Moving Pictures
Mar 23, 2023, 06:28AM

Didn't I Blow Your Mind This Time?

The enduring warmth of Jackie Brown.

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Quentin Tarantino’s 1997 love story Jackie Brown is a novelistic slow-burn, starring Pam Grier in the lead, Samuel L Jackson as a very bad man, and Robert Forster as Max Cherry, the smitten bail bondsmen. Think Éric Rohmer meets Arthur Penn meets Sam Fuller meets Elmore Leonard and you’re getting there. There’s so much depth to this loquacious character study that I sometimes think I know these people better than I know myself. Max makes an important decision, and I think Max would do that. Whereas I make a decision and think, why did I just do that?

Jackie’s by all appearances an unstoppable 44-year-old stewardess, but don’t let her foxy uniform fool you, ever since she got in trouble carrying drugs for a cokehead pilot ex-husband, it’s been hard, flying for third-class Cabo Air. The good news, sort of, is that she’s mixed up with a ponytail-wearing gunrunner who dresses like a souped-up Spanish bullfighter, Ordell Robbie (Jackson), smuggling in his money from Mexico. It’s a side hustle until one of his goons (a fellow by the name of Beaumont) gets caught “drunk-driving with a goddamn pistol.” Ordell bails him out, so he can blow his brains out before Beaumont says anything stupid (oops too late): Beaumont’s already given Jackie up to the cops. This is par for the course for members of Ordell’s payroll.

Even though their stupidity is lethal, they carry on, doing dumbass stoner shit and talking behind his back. Bridget Fonda, Ordell’s surfer girl, says he may be streetwise, but he’s still a fuck-up. “Did you know he moves his lips when he reads?” This talk is crazy because Ordell’s one menacing, murderous motherfucker! Meanwhile, the De Niro character is loyal like a Dalmatian, but he doesn’t function at all, seems completely in over his head, and worse, has no idea who Demi Moore is. Chris Tucker as Beaumont fits the dumbass bill but he doesn’t last very long; his demise is memorable, with a set-piece so elegant and grandiose, you can hear Orson Welles’ ghost chortling with reverence.

In the middle of this hapless mess is Jackie, the only one in Ordell’s stable with any stability or cred. But even she’s a mess carrying $50,000 from Mexico along with some blow that she didn’t know about when stopped by two agents (Michael Bowen and Keaton, who’s observed drinking coffee and chewing gum at the same time). With Jackie in custody, Ordell freaks out and fears she’ll squeal, so he pays her bond to eliminate her just like Beaumont. Except Jackie’s been marinating over this, and by the time she gets out, she’s a step ahead.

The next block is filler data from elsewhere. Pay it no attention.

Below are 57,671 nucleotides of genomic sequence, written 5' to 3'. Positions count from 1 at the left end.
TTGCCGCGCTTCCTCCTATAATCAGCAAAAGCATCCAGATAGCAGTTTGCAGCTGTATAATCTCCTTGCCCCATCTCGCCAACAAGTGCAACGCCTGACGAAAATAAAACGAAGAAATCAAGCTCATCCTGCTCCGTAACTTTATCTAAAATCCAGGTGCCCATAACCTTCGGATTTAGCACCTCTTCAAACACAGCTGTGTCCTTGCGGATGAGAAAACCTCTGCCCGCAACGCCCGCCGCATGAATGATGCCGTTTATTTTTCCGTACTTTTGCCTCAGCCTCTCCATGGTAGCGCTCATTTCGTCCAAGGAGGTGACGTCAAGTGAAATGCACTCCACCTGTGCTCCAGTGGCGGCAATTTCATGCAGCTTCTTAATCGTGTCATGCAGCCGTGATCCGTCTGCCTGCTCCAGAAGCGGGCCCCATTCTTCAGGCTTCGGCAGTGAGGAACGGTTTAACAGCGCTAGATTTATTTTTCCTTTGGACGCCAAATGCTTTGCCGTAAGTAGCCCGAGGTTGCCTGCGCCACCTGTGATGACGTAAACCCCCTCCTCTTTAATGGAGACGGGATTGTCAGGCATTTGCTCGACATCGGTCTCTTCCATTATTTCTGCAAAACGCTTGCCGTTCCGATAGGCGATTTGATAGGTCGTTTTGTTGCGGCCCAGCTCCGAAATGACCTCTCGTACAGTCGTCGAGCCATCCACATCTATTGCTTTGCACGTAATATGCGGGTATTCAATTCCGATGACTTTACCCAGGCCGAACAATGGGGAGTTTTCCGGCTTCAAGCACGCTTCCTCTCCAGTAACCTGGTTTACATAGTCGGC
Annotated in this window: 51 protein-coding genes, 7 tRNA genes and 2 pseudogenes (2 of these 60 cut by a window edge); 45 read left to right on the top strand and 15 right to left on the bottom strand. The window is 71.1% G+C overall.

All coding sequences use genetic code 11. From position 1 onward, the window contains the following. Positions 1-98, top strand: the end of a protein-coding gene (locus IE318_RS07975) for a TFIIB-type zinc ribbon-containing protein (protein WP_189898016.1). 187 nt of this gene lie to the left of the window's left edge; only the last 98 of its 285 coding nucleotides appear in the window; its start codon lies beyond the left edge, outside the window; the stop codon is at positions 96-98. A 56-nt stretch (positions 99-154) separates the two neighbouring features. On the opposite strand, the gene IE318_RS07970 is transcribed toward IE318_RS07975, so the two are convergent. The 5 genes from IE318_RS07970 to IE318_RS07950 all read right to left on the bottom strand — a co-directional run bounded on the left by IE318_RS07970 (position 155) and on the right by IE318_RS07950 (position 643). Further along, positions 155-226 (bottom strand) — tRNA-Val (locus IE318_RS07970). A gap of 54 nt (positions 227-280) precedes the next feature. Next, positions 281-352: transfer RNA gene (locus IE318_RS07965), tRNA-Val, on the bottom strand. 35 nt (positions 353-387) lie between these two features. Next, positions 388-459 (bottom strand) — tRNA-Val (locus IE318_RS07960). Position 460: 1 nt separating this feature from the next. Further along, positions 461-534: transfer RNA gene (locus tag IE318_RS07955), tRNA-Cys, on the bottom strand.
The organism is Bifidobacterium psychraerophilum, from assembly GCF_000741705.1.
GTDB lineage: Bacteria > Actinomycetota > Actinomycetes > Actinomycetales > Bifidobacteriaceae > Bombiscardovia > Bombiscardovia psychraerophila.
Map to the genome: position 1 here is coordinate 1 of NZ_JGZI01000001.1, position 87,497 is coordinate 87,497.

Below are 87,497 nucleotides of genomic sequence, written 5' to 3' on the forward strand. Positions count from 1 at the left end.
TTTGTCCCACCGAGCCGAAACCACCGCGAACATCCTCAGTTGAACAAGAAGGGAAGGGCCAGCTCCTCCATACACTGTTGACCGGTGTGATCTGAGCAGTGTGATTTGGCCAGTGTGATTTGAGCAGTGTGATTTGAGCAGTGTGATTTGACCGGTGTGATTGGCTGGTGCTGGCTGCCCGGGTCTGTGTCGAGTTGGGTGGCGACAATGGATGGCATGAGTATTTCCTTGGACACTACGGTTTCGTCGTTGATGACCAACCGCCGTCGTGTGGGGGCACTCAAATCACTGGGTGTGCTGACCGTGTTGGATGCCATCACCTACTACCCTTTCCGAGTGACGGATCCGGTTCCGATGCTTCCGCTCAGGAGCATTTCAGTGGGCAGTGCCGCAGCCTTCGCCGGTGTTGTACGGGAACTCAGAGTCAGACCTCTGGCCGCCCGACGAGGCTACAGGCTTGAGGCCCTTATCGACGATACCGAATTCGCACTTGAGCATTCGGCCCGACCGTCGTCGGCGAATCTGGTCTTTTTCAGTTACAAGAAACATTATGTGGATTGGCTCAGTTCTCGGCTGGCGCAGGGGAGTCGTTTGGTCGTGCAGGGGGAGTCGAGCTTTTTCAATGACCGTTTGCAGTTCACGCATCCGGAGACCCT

Max Cherry picks her up from jail. Max understands what’s at stake and the kind of danger this woman is in, but nevertheless he gets a natural high when she walks out (Bloodstone’s “Natural High” is playing). As Bacharach wrote, this guy’s in love. It’s hard to know what Jackie was hearing. Who do you hear when you fear your executioner is calling? (For me, it’s always that Paul Simon song “You Can Call Me Al.”) Instead, and this is the best part, Jackie and Max have a destiny, and it’s the beginning of a beautiful relationship, ready with a wild plan to walk away with Ordell’s money. As Max notes at one point, "I’d be tempted getting out of this bail bond business.”

It’s a blast watching Jackie bob and weave between the good and the bad, seedy parts of LA, its haunts, the opulent dives; even LAX looks cool, with Jackie commuting spectacularly through it to Bobby Womack’s vibe-heavy “Across 110th Street.”

What makes this movie so resonant in such a classical way is the flame Jackie ignites in Max Cherry that encompasses this idea of love, risking everything, and the scoring of unexpected triumphs. Who knows—Max might even discover a band he missed the first time around. Pops The Delfonics’ cassette into the Cadillac tape deck. Music follows. “(Didn’t I) Blow Your Mind This Time?”


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